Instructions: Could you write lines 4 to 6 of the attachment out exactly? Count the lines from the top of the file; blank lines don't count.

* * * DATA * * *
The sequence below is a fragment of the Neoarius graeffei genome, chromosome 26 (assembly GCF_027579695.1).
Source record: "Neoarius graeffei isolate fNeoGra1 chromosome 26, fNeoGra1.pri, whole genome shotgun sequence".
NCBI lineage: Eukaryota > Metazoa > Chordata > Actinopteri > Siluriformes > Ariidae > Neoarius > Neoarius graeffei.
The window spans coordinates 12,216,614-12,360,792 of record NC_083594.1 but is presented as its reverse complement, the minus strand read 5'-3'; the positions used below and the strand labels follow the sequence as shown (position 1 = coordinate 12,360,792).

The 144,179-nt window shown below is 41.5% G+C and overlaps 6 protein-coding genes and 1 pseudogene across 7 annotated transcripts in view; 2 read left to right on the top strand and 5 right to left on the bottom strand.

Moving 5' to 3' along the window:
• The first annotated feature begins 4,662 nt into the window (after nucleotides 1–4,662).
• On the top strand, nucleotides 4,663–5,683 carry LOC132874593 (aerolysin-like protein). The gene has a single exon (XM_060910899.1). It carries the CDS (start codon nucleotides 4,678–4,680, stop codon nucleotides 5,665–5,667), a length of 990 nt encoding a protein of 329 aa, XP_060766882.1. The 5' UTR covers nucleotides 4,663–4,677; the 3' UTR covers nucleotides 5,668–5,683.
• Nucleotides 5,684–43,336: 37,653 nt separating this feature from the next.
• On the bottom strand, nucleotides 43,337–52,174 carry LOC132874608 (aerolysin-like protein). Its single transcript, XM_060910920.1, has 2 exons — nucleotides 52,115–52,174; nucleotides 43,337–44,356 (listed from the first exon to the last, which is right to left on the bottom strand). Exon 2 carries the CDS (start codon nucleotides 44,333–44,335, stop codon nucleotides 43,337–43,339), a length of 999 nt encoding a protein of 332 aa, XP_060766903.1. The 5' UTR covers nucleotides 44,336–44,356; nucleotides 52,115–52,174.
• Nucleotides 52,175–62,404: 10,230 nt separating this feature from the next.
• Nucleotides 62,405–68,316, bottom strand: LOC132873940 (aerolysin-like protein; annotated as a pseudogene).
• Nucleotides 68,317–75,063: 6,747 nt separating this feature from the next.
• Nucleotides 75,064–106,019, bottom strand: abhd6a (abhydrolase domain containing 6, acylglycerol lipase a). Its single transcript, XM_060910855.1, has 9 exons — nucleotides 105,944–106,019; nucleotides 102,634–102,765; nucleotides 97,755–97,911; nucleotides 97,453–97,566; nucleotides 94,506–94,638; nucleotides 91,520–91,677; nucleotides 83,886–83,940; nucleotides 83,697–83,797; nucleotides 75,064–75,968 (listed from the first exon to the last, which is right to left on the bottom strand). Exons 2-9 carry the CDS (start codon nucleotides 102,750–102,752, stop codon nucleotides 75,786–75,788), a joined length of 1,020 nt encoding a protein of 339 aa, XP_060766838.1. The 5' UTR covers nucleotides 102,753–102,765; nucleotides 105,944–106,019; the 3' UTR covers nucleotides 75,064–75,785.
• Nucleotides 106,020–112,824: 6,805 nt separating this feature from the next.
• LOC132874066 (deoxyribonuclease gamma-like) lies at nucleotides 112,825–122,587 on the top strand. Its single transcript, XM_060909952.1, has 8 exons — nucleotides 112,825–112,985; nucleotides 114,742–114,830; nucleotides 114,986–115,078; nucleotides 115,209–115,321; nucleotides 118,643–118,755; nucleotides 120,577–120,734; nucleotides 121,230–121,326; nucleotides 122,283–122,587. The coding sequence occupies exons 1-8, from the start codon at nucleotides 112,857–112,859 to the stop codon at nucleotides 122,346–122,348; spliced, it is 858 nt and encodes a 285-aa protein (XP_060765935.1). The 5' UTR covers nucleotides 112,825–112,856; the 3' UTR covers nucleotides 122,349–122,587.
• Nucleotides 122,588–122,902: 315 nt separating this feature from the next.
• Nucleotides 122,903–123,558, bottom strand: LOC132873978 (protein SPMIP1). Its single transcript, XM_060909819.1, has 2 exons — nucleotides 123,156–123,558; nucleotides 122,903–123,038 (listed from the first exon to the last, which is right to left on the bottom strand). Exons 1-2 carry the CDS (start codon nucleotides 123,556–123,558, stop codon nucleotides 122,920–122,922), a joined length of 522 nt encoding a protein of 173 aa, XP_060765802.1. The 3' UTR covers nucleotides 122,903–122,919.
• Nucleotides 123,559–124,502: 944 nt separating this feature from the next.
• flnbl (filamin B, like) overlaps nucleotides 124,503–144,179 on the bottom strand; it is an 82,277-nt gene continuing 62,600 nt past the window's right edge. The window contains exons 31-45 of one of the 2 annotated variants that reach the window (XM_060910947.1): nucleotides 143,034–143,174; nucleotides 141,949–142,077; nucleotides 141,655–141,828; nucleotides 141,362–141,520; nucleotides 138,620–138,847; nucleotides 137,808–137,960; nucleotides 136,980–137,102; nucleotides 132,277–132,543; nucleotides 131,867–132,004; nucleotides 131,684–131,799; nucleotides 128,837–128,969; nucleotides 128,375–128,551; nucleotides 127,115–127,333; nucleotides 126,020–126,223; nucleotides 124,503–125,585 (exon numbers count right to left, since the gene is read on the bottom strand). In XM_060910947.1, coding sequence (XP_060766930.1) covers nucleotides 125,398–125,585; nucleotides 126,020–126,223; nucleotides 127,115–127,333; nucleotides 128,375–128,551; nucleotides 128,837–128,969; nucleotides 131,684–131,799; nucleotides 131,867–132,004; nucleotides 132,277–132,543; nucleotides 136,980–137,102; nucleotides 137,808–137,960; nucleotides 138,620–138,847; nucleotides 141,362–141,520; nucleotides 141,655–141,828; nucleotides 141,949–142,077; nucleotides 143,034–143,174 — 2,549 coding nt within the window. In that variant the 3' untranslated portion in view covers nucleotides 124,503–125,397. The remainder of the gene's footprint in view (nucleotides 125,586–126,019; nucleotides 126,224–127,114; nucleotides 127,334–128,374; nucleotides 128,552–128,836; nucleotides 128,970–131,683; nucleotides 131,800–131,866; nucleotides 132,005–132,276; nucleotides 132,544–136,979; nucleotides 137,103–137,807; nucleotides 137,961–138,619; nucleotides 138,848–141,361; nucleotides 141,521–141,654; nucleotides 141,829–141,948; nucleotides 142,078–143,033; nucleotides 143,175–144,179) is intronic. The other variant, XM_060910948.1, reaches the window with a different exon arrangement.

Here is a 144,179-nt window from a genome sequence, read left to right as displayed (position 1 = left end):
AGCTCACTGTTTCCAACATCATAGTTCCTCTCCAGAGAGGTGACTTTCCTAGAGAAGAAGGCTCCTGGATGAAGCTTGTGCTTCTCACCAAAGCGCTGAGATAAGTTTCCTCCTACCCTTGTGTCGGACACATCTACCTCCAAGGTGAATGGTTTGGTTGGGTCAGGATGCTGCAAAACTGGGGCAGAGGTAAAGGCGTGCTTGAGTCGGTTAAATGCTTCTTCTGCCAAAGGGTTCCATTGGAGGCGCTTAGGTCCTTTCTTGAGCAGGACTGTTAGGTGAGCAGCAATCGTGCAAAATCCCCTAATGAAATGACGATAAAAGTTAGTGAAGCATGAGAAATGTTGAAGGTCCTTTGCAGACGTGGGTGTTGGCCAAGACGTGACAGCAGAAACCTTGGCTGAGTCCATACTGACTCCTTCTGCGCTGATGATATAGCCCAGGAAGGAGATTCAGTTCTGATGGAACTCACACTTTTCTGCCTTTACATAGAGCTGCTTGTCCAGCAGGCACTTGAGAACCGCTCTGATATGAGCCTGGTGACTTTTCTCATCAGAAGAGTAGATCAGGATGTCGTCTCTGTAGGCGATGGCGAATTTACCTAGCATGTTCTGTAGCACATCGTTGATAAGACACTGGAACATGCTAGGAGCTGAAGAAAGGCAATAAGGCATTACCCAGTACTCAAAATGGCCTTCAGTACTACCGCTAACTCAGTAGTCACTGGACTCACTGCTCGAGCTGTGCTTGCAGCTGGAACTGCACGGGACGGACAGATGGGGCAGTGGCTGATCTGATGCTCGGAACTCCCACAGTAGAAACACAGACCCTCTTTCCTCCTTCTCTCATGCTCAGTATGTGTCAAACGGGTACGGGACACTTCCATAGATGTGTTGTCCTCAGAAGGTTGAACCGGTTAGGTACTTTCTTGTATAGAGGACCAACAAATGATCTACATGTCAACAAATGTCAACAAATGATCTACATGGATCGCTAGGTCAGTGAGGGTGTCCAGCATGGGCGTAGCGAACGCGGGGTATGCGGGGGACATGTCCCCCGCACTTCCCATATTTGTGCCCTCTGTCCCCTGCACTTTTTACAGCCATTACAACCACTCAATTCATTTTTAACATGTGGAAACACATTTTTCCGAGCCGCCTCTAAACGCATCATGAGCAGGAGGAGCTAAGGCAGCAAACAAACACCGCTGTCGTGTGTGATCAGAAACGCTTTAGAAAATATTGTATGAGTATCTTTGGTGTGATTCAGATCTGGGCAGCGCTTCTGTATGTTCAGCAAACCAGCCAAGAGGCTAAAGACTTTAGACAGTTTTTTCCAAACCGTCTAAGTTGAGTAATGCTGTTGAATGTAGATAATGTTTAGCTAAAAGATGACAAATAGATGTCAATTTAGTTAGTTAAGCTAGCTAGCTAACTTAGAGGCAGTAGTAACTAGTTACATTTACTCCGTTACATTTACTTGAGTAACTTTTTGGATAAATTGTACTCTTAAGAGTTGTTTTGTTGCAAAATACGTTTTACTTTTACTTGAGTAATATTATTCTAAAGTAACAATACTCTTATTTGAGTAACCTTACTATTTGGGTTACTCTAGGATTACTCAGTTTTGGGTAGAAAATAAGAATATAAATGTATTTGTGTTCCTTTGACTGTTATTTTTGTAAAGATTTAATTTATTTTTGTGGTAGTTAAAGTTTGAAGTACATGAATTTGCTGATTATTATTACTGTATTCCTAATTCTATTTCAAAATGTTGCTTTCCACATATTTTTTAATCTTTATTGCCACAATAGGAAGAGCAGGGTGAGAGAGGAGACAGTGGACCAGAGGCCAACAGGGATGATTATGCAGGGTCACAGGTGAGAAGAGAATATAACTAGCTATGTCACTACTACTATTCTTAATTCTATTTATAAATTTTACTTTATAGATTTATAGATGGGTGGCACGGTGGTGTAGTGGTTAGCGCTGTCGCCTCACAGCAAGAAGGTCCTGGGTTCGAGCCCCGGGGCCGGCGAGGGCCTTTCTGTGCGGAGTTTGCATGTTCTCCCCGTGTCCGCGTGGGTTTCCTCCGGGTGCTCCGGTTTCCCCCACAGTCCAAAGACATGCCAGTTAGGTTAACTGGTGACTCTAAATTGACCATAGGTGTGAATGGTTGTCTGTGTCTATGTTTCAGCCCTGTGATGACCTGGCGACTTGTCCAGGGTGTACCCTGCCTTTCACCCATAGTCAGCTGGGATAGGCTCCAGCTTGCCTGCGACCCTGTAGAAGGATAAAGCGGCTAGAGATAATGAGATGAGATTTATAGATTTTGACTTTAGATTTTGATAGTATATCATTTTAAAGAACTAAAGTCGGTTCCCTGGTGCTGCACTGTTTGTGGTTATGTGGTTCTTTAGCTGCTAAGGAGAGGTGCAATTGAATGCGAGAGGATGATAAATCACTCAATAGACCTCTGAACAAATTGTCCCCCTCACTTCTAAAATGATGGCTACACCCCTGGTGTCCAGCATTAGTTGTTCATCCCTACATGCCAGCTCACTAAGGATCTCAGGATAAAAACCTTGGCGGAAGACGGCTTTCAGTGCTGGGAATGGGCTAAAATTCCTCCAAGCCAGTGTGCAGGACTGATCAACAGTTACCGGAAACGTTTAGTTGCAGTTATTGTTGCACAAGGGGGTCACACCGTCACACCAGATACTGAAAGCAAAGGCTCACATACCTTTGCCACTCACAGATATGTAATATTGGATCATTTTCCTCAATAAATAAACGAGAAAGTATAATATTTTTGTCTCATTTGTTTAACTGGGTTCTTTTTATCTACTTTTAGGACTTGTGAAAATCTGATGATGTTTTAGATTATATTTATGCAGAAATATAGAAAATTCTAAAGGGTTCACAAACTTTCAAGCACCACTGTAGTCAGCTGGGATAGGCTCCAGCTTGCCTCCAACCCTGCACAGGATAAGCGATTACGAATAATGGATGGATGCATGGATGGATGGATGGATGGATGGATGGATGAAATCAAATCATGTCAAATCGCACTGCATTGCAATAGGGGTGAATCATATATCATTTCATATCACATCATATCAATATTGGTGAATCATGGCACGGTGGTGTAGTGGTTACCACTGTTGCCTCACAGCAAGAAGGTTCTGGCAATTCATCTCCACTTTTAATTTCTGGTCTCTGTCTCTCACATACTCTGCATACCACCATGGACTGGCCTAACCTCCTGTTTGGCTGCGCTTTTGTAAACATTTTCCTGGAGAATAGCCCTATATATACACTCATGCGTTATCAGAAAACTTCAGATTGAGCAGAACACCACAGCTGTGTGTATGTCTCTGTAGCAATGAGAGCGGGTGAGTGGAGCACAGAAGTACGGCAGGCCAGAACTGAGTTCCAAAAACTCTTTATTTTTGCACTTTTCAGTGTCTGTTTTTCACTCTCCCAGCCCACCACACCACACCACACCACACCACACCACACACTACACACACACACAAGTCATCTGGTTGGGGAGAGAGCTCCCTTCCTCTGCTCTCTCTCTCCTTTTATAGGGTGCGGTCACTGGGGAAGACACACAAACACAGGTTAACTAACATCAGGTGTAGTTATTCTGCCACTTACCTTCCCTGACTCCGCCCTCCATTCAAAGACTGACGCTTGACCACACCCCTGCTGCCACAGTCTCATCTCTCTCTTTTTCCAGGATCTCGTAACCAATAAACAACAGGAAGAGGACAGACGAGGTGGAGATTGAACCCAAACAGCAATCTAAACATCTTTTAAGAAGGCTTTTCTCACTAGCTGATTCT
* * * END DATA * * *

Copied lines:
The window spans coordinates 12,216,614-12,360,792 of record NC_083594.1 but is presented as its reverse complement, the minus strand read 5'-3'; the positions used below and the strand labels follow the sequence as shown (position 1 = coordinate 12,360,792).

The 144,179-nt window shown below is 41.5% G+C and overlaps 6 protein-coding genes and 1 pseudogene across 7 annotated transcripts in view; 2 read left to right on the top strand and 5 right to left on the bottom strand.

Moving 5' to 3' along the window: